The WorldTour’s return to China continued on Friday with the second stage of the 2017 Tour of Guangxi, and four-time Giro d’Italia stage winner Fernando Gaviria (Quick-Step Floors) picked up his second straight victory after kicking off the race with a circuit win in Beihai.
Quick-Step’s Gaviria edged German Max Walscheid (Quick-Step) and Dutchman Wouter Wippert (Cannondale-Drapac) at the finish of the 156.7-kilometre stage from Qinzhou to Nanning.
“Always fast speed, always the same,” said Gaviria, who now trails season leader Marcel Kittel (Quick-Step) by two wins with 12 overall.
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In the final, it was really difficult. Too many [fresh riders]. My team did a really good job — always calm, always all together. In the final, it was really crazy … my team-mates [were] really strong and take me in the front. In final, [I had] good legs and I [started] my sprint really long and final good with one victory more.
For Walscheid, it was a close call after finishing just off the podium a day earlier.
“It’s already two places better than yesterday, but still no victory,” Last year’s five-time Tour of Hainan stage winner told Eurosport. “But I think we can be happy. The team gave all and I gave it all I had. In the end, Gaviria was half a meter in front of me and did a really good sprint and beat me.”
Wippert also saw improvement on the stage after finishing behind Walscheid in fifth on Thursday. He told Eurosport:
I was feeling really fresh on the sprint. I had to brake with 200m to go. The barrier started out of nothing … yeah, not too happy. Yesterday fifth, today third so hopefully that goes on until tomorrow.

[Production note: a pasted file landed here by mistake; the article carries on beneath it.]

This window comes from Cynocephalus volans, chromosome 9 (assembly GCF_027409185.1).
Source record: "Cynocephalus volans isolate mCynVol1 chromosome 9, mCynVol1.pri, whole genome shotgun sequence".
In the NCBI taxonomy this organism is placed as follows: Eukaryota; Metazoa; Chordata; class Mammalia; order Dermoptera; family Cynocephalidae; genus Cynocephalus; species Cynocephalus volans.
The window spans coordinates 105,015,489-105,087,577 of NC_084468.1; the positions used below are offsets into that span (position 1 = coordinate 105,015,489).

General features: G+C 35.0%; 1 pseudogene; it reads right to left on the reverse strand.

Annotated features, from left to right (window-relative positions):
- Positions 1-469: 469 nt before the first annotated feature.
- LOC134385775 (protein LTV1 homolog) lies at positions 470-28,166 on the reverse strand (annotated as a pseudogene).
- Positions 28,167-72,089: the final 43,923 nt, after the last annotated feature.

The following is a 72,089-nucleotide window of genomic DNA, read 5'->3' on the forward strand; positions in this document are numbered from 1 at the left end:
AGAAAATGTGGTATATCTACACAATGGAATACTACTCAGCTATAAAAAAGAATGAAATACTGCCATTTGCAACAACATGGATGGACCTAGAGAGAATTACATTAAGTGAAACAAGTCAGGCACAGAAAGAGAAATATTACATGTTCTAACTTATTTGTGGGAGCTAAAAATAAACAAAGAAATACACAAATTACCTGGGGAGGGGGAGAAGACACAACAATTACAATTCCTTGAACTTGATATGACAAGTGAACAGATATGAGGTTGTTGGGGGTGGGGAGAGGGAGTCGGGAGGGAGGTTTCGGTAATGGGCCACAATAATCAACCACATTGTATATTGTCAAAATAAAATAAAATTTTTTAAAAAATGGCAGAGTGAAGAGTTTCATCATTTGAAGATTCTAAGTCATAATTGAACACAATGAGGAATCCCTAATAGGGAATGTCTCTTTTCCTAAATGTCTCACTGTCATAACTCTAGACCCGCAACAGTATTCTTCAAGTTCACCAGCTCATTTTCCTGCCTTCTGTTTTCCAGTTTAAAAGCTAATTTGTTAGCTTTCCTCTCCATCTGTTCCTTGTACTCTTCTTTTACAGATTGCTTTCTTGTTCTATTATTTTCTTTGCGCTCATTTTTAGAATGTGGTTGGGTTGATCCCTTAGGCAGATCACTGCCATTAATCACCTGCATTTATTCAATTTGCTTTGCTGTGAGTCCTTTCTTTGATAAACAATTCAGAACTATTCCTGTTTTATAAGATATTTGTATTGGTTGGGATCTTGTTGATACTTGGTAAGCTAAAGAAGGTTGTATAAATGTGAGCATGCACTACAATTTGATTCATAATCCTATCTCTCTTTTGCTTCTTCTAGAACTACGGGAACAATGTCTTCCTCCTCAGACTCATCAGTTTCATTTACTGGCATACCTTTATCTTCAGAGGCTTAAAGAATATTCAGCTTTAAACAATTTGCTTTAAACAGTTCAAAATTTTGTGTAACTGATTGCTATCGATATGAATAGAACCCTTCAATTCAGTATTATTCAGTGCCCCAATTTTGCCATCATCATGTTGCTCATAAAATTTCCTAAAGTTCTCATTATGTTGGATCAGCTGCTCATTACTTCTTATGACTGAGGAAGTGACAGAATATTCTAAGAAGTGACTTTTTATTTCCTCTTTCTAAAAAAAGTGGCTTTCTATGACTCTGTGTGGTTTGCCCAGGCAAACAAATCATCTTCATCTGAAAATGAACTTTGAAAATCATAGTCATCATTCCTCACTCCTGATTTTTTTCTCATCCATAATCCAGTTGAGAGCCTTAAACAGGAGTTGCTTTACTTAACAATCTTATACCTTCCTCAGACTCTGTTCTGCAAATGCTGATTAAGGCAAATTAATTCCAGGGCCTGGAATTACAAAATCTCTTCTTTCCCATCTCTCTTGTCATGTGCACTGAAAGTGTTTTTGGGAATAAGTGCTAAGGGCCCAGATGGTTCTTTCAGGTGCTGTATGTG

Suisse road race champion Silvan Dillier (BMC Racing) was once again on the hunt for points, joining a three-man attack a day after winning all three intermediate sprints in a four-man break.
China’s Meiyin Wang (Bahrain Merida) and Spain’s Jonathan Lastra (Caja Rural-Seguros RGA)) joined the 2018 AG2R La Mondiale signee from the 23km mark, but it was the 27-year-old Giro d’Italia stage winner once again making the most of his opportunities with the intermediate sprint bonuses.
“At first it looked like they didn’t want to let me go,” said Dillier in the post-stage media scrum. “I made a move and was alone for a little bit. Luckily some other guys joined me and we worked well together. It was a nice day in the front and I really enjoyed it.
I really didn’t expect we would make it to the finish. The sprinters’ teams are always well organized. They know exactly how to pace it. If we go faster in front they also speed up, and it’s really hard to crack them. I tried to save more for uphill sprint and luckily I made it.
Despite claiming two more first-place sprint points, Dillier drops the blue points jersey to Gaviria, but do not expect the reigning Route du Sud champion to join a break for the third straight stage on Saturday.
“Tomorrow, I try to recover,” he said. “I don’t think I try to go in breakaway again. Stage 4 has an uphill finish. I will see how long I can hang on with climbers and we will see what [general classification] looks like after that one.”
Gaviria also holds a five-second advantage over Dillier on GC and will wear the red leader’s jersey on Saturday’s third stage — a 125.4km city circuit in Nanning — which is once again ideally suited for the 23-year-old Colombian sprinter.
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